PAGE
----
If you haven’t heard, the Panama Canal is being expanded by a huge amount. Currently, ships with capacities of 4,800 20’ containers (TEU’s) can fit through the canal. However, the ships that will be able to travel the canal after the expansion is complete will be over twice the size with capacities over 12,000 TEU. This is scheduled to happen by 2015. Newspapers for the logistics industry are constantly talking about this topic, but they are not talking about how this will impact truck drivers and freight traffic.
What happens now
Currently, goods coming from Asia make the trip in a container to California, or other West coast ports, and are often unloaded into warehouses close to the port (think of Ontario, California). Then, when the store shelves in Peoria, IL run low, an order is generated and a shipment is made, either by truck or intermodally to the store in the mid-west or east.
What is going to happen
Truthfully, no one truly knows, but it is likely that the containers carrying goods from Asia will begin to land in East Coast and Gulf ports like the Port of Baltimore, the Port of Virginia at Norfolk, Port of Houston, and within a few years Charleston, Philadelphia and others. These are the ports will be able to accept the larger, post-panamax ships.
How truckers might be affected
There are a few ways that truckers might be affected by these changes:
- There will be less freight going from California east. This might drive rates into California up, and rates coming out of California down.
- There will be more business for draymen at East Coast and Gulf ports. This will almost definitely happen.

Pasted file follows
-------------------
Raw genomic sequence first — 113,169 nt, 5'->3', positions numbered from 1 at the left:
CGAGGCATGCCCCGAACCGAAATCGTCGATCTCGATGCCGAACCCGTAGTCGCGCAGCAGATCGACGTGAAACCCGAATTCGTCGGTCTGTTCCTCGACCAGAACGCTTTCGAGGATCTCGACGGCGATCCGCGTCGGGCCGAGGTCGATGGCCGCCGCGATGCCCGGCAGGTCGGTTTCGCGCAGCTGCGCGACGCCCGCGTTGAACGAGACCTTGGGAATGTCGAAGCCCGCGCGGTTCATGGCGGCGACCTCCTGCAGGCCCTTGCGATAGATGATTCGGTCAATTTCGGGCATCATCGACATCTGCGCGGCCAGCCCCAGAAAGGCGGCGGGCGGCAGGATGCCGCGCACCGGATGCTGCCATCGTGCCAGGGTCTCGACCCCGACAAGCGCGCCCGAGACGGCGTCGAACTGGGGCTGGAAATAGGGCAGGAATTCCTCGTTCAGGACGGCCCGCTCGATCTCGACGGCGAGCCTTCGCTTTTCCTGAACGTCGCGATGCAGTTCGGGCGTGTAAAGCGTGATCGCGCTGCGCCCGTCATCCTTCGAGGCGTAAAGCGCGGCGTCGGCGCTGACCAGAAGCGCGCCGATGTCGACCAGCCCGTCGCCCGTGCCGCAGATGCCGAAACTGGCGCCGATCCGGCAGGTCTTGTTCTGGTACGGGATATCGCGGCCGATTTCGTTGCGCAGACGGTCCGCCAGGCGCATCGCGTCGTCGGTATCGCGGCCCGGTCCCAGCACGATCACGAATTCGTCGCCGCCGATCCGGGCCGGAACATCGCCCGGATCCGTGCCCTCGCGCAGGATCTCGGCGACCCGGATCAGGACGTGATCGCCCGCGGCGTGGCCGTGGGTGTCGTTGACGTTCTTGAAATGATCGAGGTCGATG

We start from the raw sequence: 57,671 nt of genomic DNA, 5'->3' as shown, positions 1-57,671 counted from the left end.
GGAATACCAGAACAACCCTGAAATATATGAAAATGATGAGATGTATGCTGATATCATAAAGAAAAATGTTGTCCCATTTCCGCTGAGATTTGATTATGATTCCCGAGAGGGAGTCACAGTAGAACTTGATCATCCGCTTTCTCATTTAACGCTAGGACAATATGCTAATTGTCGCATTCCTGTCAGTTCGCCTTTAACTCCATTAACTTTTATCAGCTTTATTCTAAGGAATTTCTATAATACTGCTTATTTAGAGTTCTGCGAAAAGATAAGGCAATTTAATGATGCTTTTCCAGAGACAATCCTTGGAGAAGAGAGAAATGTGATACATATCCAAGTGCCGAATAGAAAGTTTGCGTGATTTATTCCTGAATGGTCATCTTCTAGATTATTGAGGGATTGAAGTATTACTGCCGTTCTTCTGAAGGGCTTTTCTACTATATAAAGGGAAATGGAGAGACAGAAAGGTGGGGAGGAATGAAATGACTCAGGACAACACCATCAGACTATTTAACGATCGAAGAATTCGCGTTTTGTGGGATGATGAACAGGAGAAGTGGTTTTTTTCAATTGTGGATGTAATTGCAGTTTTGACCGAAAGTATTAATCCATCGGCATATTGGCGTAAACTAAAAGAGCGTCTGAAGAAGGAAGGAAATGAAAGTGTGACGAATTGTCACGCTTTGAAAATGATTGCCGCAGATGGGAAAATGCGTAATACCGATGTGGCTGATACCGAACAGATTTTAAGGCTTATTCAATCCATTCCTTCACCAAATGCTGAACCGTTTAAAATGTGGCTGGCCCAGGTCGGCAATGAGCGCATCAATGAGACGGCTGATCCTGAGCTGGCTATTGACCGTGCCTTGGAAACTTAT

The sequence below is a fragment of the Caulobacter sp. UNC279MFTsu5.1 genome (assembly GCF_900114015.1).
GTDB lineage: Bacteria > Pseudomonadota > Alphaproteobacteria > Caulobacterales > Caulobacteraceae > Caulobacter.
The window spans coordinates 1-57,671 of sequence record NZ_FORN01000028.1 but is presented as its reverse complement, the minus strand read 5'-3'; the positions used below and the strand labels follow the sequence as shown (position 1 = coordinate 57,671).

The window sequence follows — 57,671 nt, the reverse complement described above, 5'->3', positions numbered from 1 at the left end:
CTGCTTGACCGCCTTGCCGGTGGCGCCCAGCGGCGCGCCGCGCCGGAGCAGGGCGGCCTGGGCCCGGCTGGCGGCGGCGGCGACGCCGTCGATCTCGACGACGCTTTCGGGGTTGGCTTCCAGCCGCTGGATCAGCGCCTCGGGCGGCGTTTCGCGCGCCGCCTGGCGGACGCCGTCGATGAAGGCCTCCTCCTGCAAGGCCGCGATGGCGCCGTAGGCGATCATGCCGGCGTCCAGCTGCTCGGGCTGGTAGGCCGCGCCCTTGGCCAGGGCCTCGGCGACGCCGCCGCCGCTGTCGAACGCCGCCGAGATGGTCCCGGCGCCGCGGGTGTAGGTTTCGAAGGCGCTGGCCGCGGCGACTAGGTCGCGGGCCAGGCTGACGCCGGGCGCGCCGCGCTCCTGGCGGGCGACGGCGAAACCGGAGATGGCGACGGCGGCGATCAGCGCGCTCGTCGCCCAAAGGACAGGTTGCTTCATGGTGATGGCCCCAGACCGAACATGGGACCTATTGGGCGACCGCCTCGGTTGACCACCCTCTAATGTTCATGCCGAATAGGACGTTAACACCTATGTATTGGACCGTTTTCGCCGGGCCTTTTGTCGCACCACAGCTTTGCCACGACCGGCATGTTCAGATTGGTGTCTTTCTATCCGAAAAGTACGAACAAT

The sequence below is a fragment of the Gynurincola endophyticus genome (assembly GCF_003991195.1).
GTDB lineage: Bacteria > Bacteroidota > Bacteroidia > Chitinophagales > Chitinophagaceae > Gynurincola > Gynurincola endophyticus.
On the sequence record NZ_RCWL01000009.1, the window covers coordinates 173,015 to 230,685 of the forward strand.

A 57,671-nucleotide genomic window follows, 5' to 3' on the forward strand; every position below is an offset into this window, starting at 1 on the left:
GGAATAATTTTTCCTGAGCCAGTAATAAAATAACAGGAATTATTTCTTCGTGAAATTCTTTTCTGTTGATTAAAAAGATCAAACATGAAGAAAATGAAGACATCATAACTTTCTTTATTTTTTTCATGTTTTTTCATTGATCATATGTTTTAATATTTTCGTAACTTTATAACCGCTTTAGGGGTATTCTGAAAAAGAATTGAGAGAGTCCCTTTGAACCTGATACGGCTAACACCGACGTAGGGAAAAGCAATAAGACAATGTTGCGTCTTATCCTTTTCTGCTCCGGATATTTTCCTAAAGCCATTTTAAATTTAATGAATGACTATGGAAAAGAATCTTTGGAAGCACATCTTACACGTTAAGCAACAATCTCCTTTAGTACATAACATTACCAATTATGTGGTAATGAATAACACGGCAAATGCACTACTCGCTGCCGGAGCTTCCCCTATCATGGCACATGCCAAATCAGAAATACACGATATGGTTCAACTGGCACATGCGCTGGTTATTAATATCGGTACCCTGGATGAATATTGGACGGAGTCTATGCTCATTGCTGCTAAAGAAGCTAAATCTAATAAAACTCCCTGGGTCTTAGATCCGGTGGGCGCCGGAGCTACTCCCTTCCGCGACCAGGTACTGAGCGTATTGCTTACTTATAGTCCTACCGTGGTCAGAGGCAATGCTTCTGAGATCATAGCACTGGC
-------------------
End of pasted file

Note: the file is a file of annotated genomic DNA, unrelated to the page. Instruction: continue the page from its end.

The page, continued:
- Trips from places like Chicago, Kansas City and Dallas going eastbound from freight terminals and distribution centers will be reduced. Instead these trips will be made from warehouses closer to the east coast and gulf ports and move westbound / northbound.
A potential benefit for American Companies and Truckers
There may be some real benefits for American manufacturers located close to East coast and gulf ports. This is speculation, but consider that right now, a lot of empty containers are being shipped from LA/Long Beach to Asia. These containers go back to Asia empty because there are not enough exports from the US. But if these containers were emptying on the East coast and Gulf, there may be an advantage for US manufacturers to take advantage of cheap freight rates to Asia. This is because US manufacturers are generally located in the east and mid-west, where the empty containers will be in the future. There are many factors that influence exports, but an increase in manufacturing activity and exports would also increase truck movements in the Eastern half of the country.